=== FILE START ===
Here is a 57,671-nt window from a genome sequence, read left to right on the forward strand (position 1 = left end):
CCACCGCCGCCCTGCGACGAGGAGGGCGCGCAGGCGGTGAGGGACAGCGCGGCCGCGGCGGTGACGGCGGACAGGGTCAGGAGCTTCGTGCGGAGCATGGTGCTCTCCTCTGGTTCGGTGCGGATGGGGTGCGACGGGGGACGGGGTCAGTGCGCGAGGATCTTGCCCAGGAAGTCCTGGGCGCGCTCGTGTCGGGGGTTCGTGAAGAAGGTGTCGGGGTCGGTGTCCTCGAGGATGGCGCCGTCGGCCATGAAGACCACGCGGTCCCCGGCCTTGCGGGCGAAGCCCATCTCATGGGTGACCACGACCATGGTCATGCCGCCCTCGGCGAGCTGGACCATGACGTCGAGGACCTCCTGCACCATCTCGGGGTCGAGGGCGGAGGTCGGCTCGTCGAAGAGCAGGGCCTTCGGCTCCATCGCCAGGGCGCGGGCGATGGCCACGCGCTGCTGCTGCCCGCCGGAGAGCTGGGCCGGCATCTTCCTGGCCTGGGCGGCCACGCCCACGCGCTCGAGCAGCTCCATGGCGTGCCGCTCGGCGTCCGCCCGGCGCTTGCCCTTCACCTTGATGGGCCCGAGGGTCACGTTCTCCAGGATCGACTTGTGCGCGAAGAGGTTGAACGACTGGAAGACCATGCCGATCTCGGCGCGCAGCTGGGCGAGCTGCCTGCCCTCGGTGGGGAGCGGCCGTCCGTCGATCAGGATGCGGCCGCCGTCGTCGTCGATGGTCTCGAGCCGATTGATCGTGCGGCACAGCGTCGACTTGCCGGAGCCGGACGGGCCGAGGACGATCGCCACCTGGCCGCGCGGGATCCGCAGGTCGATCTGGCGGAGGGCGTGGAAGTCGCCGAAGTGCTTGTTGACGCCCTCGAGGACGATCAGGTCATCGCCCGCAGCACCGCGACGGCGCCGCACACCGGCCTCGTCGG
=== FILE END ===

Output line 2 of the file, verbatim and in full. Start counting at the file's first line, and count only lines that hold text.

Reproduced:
CCACCGCCGCCCTGCGACGAGGAGGGCGCGCAGGCGGTGAGGGACAGCGCGGCCGCGGCGGTGACGGCGGACAGGGTCAGGAGCTTCGTGCGGAGCATGGTGCTCTCCTCTGGTTCGGTGCGGATGGGGTGCGACGGGGGACGGGGTCAGTGCGCGAGGATCTTGCCCAGGAAGTCCTGGGCGCGCTCGTGTCGGGGGTTCGTGAAGAAGGTGTCGGGGTCGGTGTCCTCGAGGATGGCGCCGTCGGCCATGAAGACCACGCGGTCCCCGGCCTTGCGGGCGAAGCCCATCTCATGGGTGACCACGACCATGGTCATGCCGCCCTCGGCGAGCTGGACCATGACGTCGAGGACCTCCTGCACCATCTCGGGGTCGAGGGCGGAGGTCGGCTCGTCGAAGAGCAGGGCCTTCGGCTCCATCGCCAGGGCGCGGGCGATGGCCACGCGCTGCTGCTGCCCGCCGGAGAGCTGGGCCGGCATCTTCCTGGCCTGGGCGGCCACGCCCACGCGCTCGAGCAGCTCCATGGCGTGCCGCTCGGCGTCCGCCCGGCGCTTGCCCTTCACCTTGATGGGCCCGAGGGTCACGTTCTCCAGGATCGACTTGTGCGCGAAGAGGTTGAACGACTGGAAGACCATGCCGATCTCGGCGCGCAGCTGGGCGAGCTGCCTGCCCTCGGTGGGGAGCGGCCGTCCGTCGATCAGGATGCGGCCGCCGTCGTCGTCGATGGTCTCGAGCCGATTGATCGTGCGGCACAGCGTCGACTTGCCGGAGCCGGACGGGCCGAGGACGATCGCCACCTGGCCGCGCGGGATCCGCAGGTCGATCTGGCGGAGGGCGTGGAAGTCGCCGAAGTGCTTGTTGACGCCCTCGAGGACGATCAGGTCATCGCCCGCAGCACCGCGACGGCGCCGCACACCGGCCTCGTCGG